DIALOGUE: Vijay Kumar

6 min Article Healthy Eating, Learning & Wisdom
The chef of Michelin-starred restaurant Semma talks about putting authentic South Indian dishes on the global map, cooking as therapy, and the healing wisdom of food.
DIALOGUE: Vijay Kumar

It’s been an extraordinary story of struggle, perseverance, and success for Vijay Kumar. Semma, the restaurant he helms in New York City’s West Village, won a Michelin star in the fall of 2022 — the first exclusively South Indian restaurant to win that honor. Semma’s homegrown dishes have delighted newcomers to its cuisines, as well as reviving memories of long-lost flavors for those far from home. 

Kumar grew up in a farming village in rural Arasampatti, in the South Indian state of Tamil Nadu. Unable to fund his studies at an engineering college, Kumar put himself through culinary school and moved to the city of Chennai. He found his way to the United States via working in restaurants at Taj Connemara in Chennai and Dosa in San Francisco.

At Semma, Kumar joined Roni Mazumdar and Chintan Pandya of Unapologetic Foods to create a menu that sings in tune with the red earth, emerald paddy fields, and swaying coconut palms of the Tamil heartland. The food is an homage to his childhood of fishing and foraging. Chennai’s dazzling kitsch also finds its way into the restaurant’s name — Semma is slang for awesome — and the cocktails are named after Tamil movie stars.

Above all, Semma puts a unique spotlight on the rustic flavors of South India, which have often been underrepresented or misrepresented in the U.S. For Kumar, food is the healing taste of home. The Michelin star validates his culinary motto.

Roundglass Food: What is an aspect of wellness wisdom associated with Tamil cooking that is important to you?

Vijay Kumar: In India, especially in its villages, it’s impossible to escape people talking about the medicinal value of food and its healing properties. The wellness values of turmeric, black pepper, or ginger, and the efficacy of Ayurveda or Siddha medicine in Tamil Nadu, are part of everyday conversations. In the village where I grew up, food was considered medicine. We were healed by grandmother’s wellness wisdom or “paati vaidhyam” in Tamil. She would make us kids drink up herbal decoctions made of nightshade herbs, and feed us fiery pepper and cumin rasams (soups) to clear our sinuses, and so on.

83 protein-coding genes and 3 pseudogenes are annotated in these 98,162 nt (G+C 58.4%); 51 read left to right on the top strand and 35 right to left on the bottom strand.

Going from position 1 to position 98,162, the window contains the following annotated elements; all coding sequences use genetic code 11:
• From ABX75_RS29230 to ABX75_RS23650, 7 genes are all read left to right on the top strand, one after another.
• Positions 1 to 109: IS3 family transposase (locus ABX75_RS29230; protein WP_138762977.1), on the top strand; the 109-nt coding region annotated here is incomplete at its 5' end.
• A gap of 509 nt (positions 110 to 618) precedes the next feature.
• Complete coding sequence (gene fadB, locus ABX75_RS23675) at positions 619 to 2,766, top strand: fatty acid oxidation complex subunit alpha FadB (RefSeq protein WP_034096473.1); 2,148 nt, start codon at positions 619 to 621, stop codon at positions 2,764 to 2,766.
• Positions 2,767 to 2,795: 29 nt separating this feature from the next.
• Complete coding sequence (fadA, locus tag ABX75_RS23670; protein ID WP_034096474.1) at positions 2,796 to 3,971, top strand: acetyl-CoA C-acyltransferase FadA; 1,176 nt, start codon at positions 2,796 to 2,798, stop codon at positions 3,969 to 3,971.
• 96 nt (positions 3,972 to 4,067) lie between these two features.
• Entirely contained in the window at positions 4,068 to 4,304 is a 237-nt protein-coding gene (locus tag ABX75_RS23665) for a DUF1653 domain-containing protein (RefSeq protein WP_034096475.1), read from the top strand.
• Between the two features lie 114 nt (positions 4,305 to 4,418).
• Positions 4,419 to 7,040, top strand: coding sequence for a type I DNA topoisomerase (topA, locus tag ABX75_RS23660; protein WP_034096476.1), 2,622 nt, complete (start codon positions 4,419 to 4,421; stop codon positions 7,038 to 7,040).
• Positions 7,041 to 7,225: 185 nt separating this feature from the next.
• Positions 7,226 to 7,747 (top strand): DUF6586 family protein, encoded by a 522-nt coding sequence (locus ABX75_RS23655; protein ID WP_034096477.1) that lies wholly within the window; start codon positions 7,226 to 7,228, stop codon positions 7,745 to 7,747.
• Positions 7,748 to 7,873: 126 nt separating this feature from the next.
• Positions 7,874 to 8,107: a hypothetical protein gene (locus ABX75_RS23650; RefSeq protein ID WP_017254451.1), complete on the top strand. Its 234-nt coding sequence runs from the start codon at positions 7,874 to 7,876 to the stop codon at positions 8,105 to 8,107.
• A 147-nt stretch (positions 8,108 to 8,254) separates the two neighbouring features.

RG: As a chef in a high-pressure restaurant business, what elevates your day?

VK: The guest feedback, without a doubt. I have diners telling me or leaving notes that the food reminded them of the cooking of their grandmothers or mothers. They often tear up saying they never thought that a day would come when village cooking and rustic food from South India would find its way into the menu of an upscale restaurant in New York. It is heart-warming and I am deeply moved by this kind of feedback. For sure, this really elevates my day.

RG: How would you tell others to find their focus while cooking?

VK: Make cooking your passion and find people who share the same view. I grew up admiring the way my mother and grandmother went about putting their hearts into cooking and serving food for the family.

RG: What is your cooking mantra?

VK: Open your heart to kindness, gratitude, and love. Cooking is therapy for me. I am happiest whilst cooking, and when I get to share food and the stories about food with people.

RG: How can you turn your cooking into a tool of positivity?